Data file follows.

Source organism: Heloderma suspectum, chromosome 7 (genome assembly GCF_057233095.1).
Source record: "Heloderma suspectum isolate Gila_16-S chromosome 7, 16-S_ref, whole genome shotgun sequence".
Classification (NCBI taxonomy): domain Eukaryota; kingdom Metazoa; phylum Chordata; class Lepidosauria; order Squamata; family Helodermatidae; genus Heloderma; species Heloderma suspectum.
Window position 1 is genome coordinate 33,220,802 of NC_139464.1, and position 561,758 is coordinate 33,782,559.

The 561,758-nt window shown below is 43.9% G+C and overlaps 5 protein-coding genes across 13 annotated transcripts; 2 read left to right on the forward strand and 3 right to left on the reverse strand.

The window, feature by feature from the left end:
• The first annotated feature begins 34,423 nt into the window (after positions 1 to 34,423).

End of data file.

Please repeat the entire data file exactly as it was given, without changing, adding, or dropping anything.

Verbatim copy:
Source organism: Heloderma suspectum, chromosome 7 (genome assembly GCF_057233095.1).
Source record: "Heloderma suspectum isolate Gila_16-S chromosome 7, 16-S_ref, whole genome shotgun sequence".
Classification (NCBI taxonomy): domain Eukaryota; kingdom Metazoa; phylum Chordata; class Lepidosauria; order Squamata; family Helodermatidae; genus Heloderma; species Heloderma suspectum.
Window position 1 is genome coordinate 33,220,802 of NC_139464.1, and position 561,758 is coordinate 33,782,559.

The 561,758-nt window shown below is 43.9% G+C and overlaps 5 protein-coding genes across 13 annotated transcripts; 2 read left to right on the forward strand and 3 right to left on the reverse strand.

The window, feature by feature from the left end:
• The first annotated feature begins 34,423 nt into the window (after positions 1 to 34,423).